[0021] Additionally, the information handling system may include firmware for controlling and/or communicating with, for example, hard drives, network circuitry, memory devices, I/O devices, and other peripheral devices. As used in this disclosure, firmware includes software embedded in an information handling system component used to perform predefined tasks. Firmware is commonly stored in non-volatile memory, or memory that does not lose stored data upon the loss of power. In certain embodiments, firmware associated with an information handling system component is stored in non-volatile memory that is accessible to one or more information handling system components. In the same or alternative embodiments, firmware associated with an information handling system component is stored in non-volatile memory that is dedicated to and comprises part of that component.

[0022] For the purposes of this disclosure, computer-readable media may include an instrumentality or aggregation of instrumentalities that may retain data and/or instructions for a period of time. Computer-readable media may include, without limitation, storage media such as a direct access storage device (e.g., a hard disk drive or floppy disk), a sequential access storage device (e.g., a tape disk drive), compact disk, CD-ROM, DVD, random access memory (RAM), system management RAM (SMRAM), read-only memory (ROM), electrically erasable programmable read-only memory (EEPROM), persistent memory, and/or flash memory (SSD); as well as communications media such wires, optical fibers, microwaves, radio waves, and other electromagnetic and/or optical carriers; and/or any combination of the foregoing.

[0023] As noted previously, certain information handling systems may include BIOS firmware that may control certain hardware elements and may provide for user management of the hardware elements. A BIOS non-volatile memory may store a zipped copy of SMM Code. Without the invention disclosed herein, the SMM Code must be unzipped at each boot-up, a process that is slow and increases boot-up time. Moreover, malware can maliciously use SMM Mode to replace the SMM Code stored in SMRAM.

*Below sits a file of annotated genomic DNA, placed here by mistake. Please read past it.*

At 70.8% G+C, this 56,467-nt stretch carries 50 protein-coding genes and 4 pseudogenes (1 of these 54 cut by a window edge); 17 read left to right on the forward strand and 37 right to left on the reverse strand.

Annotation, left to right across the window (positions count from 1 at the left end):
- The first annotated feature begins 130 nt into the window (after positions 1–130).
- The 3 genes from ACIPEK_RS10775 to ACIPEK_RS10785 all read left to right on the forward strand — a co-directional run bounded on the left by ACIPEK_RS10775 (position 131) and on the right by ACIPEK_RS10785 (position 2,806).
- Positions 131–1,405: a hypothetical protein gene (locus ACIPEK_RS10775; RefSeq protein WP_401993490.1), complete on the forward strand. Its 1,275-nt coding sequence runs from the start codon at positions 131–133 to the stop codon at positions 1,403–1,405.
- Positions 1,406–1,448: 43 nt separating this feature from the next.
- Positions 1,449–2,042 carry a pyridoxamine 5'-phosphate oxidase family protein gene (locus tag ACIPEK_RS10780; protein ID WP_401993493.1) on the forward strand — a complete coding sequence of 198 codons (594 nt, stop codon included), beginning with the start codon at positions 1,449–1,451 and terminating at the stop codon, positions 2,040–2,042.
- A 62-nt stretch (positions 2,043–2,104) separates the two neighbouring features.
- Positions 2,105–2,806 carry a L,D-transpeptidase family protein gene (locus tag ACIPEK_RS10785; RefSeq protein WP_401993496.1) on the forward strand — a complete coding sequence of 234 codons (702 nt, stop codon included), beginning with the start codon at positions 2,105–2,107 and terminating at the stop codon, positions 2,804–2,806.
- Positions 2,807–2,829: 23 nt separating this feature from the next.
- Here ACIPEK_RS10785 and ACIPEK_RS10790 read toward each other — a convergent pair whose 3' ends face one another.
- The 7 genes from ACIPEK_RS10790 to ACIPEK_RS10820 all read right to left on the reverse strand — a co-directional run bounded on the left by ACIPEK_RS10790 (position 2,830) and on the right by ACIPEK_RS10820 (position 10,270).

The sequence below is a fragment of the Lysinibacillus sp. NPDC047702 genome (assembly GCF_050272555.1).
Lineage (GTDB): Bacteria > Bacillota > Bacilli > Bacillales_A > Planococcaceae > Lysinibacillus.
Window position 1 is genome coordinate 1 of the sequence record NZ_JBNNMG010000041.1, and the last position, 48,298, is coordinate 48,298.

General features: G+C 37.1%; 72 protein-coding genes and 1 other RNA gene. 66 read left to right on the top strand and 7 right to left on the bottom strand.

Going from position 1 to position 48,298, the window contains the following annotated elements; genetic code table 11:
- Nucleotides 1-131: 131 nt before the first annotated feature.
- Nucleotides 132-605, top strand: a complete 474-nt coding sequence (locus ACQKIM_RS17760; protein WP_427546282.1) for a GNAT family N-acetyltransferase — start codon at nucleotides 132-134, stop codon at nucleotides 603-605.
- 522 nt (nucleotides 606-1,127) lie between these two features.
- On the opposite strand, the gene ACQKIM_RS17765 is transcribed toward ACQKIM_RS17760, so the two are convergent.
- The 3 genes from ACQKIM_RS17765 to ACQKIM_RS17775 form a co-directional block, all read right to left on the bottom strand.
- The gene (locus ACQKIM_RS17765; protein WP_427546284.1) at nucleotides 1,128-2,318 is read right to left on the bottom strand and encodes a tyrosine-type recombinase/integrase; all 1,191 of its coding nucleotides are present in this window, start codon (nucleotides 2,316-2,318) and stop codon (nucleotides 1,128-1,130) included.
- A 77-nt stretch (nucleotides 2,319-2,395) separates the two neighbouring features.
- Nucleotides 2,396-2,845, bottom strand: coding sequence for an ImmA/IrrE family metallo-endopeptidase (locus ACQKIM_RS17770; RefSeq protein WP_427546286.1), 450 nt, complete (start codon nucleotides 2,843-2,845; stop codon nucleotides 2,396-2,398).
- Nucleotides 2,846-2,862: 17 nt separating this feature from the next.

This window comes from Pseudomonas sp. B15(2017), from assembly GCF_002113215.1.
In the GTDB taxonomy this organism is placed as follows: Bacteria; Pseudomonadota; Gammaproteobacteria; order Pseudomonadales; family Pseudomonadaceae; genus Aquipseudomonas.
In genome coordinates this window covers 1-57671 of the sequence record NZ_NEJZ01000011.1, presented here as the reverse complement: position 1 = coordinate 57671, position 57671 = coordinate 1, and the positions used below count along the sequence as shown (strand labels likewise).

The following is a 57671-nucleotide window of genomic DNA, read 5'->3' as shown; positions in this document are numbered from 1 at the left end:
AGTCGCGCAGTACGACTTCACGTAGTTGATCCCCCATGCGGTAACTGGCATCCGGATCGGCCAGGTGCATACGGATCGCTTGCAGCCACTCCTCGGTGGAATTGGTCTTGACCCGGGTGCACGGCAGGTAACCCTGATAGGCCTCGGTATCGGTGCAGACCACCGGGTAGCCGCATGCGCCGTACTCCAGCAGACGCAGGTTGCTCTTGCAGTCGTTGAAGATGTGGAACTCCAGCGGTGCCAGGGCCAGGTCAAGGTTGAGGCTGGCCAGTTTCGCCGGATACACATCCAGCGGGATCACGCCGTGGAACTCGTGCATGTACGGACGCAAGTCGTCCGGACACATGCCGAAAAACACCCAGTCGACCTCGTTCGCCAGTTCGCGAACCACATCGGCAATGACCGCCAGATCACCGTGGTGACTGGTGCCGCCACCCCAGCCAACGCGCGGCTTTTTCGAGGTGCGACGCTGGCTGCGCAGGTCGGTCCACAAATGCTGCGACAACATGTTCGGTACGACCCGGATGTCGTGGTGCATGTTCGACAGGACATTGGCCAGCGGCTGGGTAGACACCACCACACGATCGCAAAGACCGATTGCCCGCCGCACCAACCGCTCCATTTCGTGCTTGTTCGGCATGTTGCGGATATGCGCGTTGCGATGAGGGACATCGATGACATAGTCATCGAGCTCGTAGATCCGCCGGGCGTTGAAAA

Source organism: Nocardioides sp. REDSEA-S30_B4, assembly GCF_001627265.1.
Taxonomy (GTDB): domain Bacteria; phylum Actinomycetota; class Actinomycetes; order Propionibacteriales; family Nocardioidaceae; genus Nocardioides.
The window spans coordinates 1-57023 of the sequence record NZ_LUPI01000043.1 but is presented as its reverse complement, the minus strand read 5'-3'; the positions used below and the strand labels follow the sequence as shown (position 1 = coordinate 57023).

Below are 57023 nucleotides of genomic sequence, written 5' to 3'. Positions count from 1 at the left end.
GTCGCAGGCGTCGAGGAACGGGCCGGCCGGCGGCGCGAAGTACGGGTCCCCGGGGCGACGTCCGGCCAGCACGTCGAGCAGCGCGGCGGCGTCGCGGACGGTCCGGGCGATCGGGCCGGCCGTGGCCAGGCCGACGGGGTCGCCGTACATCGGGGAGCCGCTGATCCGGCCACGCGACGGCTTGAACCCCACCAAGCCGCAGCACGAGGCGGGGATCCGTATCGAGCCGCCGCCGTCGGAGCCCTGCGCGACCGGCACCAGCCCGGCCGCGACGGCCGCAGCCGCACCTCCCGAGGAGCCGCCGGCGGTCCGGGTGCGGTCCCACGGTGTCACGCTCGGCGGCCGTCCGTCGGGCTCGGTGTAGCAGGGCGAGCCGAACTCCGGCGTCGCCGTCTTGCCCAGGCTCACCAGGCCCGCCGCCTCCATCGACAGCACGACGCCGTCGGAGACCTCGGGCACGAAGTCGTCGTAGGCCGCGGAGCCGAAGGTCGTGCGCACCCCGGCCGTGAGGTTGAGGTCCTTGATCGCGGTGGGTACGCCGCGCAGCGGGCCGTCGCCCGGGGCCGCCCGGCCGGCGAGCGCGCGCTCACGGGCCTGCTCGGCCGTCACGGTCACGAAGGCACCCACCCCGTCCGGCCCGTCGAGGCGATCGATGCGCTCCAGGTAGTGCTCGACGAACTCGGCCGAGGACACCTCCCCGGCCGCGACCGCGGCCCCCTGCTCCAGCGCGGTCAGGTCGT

[0024] As will be described in further detail herein, the inventors of the present disclosure have developed an enhanced security and update of SMM Code.

[0025] Particular embodiments are best understood by reference to FIGS. 1, 2, 3 and 4, wherein like numbers are used to indicate like and corresponding parts.

[0026] Turning now to the drawings, FIG. 1 illustrates a block diagram depicting selected elements of an embodiment of information handling system 100. Also shown with information handling system 100 are external or remote elements, namely, network 155 and network storage resource 170.

[0027] As shown in FIG. 1, components of information handling system 100 may include, but are not limited to, processor subsystem 120, which may comprise one or more processors, and system bus 121 that communicatively couples various system components to processor subsystem 120 including, for example, memory 130, I/O subsystem 140, local storage resource 150, and network interface 160. System bus 121 may represent a variety of suitable types of bus structures, e.g., a memory bus, a peripheral bus, or a local bus using various bus architectures in selected embodiments. For example, such architectures may include, but are not limited to, Micro Channel Architecture (MCA) bus, Industry Standard Architecture (ISA) bus, Enhanced ISA (EISA) bus, Peripheral Component Interconnect (PCI) bus, PCI-Express bus, HyperTransport (HT) bus, and Video Electronics Standards Association (VESA) local bus.

[0028] In FIG. 1, network interface 160 may be a suitable system, apparatus, or device operable to serve as an interface between information handling system 100 and a network 155. Network interface 160 may enable information handling system 100 to communicate over network 155 using a suitable transmission protocol and/or standard, including, but not limited to, transmission protocols and/or standards enumerated below with respect to the discussion of network 155. In some embodiments, network interface 160 may be communicatively coupled via network 155 to network storage resource 170. Network 155 may be implemented as, or may be a part of, a storage area network (SAN), personal area network (PAN), local area network (LAN), a metropolitan area network (MAN), a wide area network (WAN), a wireless local area network (WLAN), a virtual private network (VPN), an intranet, the Internet or another appropriate architecture or system that facilitates the communication of signals, data and/or messages (generally referred to as data). Network 155 may transmit data using a desired storage and/or communication protocol, including, but not limited to, Fibre Channel, Frame Relay, Asynchronous Transfer Mode (ATM), Internet protocol (IP), other packet-based protocol, small computer system interface (SCSI), Internet SCSI (iSCSI), Serial Attached SCSI (SAS) or another transport that operates with the SCSI protocol, advanced technology attachment (ATA), serial ATA (SATA), advanced technology attachment packet interface (ATAPI), serial storage architecture (SSA), integrated drive electronics (IDE), and/or any combination thereof. Network 155 and its various components may be implemented using hardware, software, or any combination thereof In certain embodiments, information handling system 100 and network 155 may be included in a rack domain.